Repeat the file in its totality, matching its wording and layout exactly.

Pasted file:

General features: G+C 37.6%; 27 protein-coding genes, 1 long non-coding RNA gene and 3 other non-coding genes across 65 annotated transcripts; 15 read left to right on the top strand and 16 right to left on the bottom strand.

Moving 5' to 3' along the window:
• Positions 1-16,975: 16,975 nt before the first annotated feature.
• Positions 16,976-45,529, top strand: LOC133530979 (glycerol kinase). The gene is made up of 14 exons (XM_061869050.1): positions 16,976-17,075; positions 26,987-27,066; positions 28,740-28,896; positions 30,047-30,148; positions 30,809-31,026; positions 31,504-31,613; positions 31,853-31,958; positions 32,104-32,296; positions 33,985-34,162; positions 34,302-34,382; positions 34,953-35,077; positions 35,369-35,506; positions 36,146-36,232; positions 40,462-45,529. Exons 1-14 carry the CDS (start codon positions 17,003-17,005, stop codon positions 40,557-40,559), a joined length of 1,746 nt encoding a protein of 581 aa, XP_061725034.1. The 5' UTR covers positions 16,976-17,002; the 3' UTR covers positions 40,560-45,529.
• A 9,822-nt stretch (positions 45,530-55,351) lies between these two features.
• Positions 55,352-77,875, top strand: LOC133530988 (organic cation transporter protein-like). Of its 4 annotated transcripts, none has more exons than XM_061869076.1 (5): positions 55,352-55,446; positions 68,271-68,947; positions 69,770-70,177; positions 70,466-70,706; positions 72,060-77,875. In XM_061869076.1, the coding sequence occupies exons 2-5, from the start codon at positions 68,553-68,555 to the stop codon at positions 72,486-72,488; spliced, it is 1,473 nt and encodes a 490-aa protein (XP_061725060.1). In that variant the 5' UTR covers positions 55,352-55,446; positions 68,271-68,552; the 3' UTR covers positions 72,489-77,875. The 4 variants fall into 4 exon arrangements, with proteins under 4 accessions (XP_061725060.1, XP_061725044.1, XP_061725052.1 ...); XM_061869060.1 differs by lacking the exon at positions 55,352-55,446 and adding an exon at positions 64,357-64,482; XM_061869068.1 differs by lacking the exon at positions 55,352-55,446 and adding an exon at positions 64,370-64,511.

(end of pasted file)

General features: G+C 37.6%; 27 protein-coding genes, 1 long non-coding RNA gene and 3 other non-coding genes across 65 annotated transcripts; 15 read left to right on the top strand and 16 right to left on the bottom strand.

Moving 5' to 3' along the window:
• Positions 1-16,975: 16,975 nt before the first annotated feature.
• Positions 16,976-45,529, top strand: LOC133530979 (glycerol kinase). The gene is made up of 14 exons (XM_061869050.1): positions 16,976-17,075; positions 26,987-27,066; positions 28,740-28,896; positions 30,047-30,148; positions 30,809-31,026; positions 31,504-31,613; positions 31,853-31,958; positions 32,104-32,296; positions 33,985-34,162; positions 34,302-34,382; positions 34,953-35,077; positions 35,369-35,506; positions 36,146-36,232; positions 40,462-45,529. Exons 1-14 carry the CDS (start codon positions 17,003-17,005, stop codon positions 40,557-40,559), a joined length of 1,746 nt encoding a protein of 581 aa, XP_061725034.1. The 5' UTR covers positions 16,976-17,002; the 3' UTR covers positions 40,560-45,529.
• A 9,822-nt stretch (positions 45,530-55,351) lies between these two features.
• Positions 55,352-77,875, top strand: LOC133530988 (organic cation transporter protein-like). Of its 4 annotated transcripts, none has more exons than XM_061869076.1 (5): positions 55,352-55,446; positions 68,271-68,947; positions 69,770-70,177; positions 70,466-70,706; positions 72,060-77,875. In XM_061869076.1, the coding sequence occupies exons 2-5, from the start codon at positions 68,553-68,555 to the stop codon at positions 72,486-72,488; spliced, it is 1,473 nt and encodes a 490-aa protein (XP_061725060.1). In that variant the 5' UTR covers positions 55,352-55,446; positions 68,271-68,552; the 3' UTR covers positions 72,489-77,875. The 4 variants fall into 4 exon arrangements, with proteins under 4 accessions (XP_061725060.1, XP_061725044.1, XP_061725052.1 ...); XM_061869060.1 differs by lacking the exon at positions 55,352-55,446 and adding an exon at positions 64,357-64,482; XM_061869068.1 differs by lacking the exon at positions 55,352-55,446 and adding an exon at positions 64,370-64,511.